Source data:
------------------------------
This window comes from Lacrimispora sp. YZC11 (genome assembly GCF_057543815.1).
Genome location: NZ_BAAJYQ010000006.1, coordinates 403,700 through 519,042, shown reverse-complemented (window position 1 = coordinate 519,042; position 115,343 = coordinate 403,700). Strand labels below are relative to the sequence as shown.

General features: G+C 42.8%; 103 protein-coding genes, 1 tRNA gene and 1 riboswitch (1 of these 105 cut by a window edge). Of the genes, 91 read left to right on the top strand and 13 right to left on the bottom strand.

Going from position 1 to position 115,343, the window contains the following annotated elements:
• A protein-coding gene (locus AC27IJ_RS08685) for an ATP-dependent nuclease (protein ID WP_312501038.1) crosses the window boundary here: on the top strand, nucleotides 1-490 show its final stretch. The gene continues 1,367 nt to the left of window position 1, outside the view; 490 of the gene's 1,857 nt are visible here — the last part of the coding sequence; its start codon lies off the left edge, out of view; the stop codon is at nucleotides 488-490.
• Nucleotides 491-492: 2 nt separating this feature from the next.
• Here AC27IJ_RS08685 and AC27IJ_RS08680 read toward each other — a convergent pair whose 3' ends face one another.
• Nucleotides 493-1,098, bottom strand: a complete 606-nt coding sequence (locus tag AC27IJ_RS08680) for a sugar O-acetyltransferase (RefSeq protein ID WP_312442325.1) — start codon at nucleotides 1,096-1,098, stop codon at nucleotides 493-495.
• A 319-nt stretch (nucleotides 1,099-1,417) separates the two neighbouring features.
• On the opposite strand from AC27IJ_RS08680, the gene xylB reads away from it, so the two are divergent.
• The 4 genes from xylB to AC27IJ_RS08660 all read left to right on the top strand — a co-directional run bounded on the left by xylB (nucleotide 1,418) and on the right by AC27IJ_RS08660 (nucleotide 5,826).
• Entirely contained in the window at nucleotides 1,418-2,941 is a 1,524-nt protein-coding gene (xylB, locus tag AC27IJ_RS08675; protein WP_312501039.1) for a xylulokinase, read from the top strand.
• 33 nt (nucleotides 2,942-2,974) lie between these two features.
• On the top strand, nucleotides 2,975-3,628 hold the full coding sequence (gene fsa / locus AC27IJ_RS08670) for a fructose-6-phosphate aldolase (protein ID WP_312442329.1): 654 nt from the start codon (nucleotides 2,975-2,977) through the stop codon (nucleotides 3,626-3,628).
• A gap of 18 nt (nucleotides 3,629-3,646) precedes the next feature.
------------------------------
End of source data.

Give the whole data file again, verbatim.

This window comes from Lacrimispora sp. YZC11 (genome assembly GCF_057543815.1).
Genome location: NZ_BAAJYQ010000006.1, coordinates 403,700 through 519,042, shown reverse-complemented (window position 1 = coordinate 519,042; position 115,343 = coordinate 403,700). Strand labels below are relative to the sequence as shown.

General features: G+C 42.8%; 103 protein-coding genes, 1 tRNA gene and 1 riboswitch (1 of these 105 cut by a window edge). Of the genes, 91 read left to right on the top strand and 13 right to left on the bottom strand.

Going from position 1 to position 115,343, the window contains the following annotated elements:
• A protein-coding gene (locus AC27IJ_RS08685) for an ATP-dependent nuclease (protein ID WP_312501038.1) crosses the window boundary here: on the top strand, nucleotides 1-490 show its final stretch. The gene continues 1,367 nt to the left of window position 1, outside the view; 490 of the gene's 1,857 nt are visible here — the last part of the coding sequence; its start codon lies off the left edge, out of view; the stop codon is at nucleotides 488-490.
• Nucleotides 491-492: 2 nt separating this feature from the next.
• Here AC27IJ_RS08685 and AC27IJ_RS08680 read toward each other — a convergent pair whose 3' ends face one another.
• Nucleotides 493-1,098, bottom strand: a complete 606-nt coding sequence (locus tag AC27IJ_RS08680) for a sugar O-acetyltransferase (RefSeq protein ID WP_312442325.1) — start codon at nucleotides 1,096-1,098, stop codon at nucleotides 493-495.
• A 319-nt stretch (nucleotides 1,099-1,417) separates the two neighbouring features.
• On the opposite strand from AC27IJ_RS08680, the gene xylB reads away from it, so the two are divergent.
• The 4 genes from xylB to AC27IJ_RS08660 all read left to right on the top strand — a co-directional run bounded on the left by xylB (nucleotide 1,418) and on the right by AC27IJ_RS08660 (nucleotide 5,826).
• Entirely contained in the window at nucleotides 1,418-2,941 is a 1,524-nt protein-coding gene (xylB, locus tag AC27IJ_RS08675; protein WP_312501039.1) for a xylulokinase, read from the top strand.
• 33 nt (nucleotides 2,942-2,974) lie between these two features.
• On the top strand, nucleotides 2,975-3,628 hold the full coding sequence (gene fsa / locus AC27IJ_RS08670) for a fructose-6-phosphate aldolase (protein ID WP_312442329.1): 654 nt from the start codon (nucleotides 2,975-2,977) through the stop codon (nucleotides 3,626-3,628).
• A gap of 18 nt (nucleotides 3,629-3,646) precedes the next feature.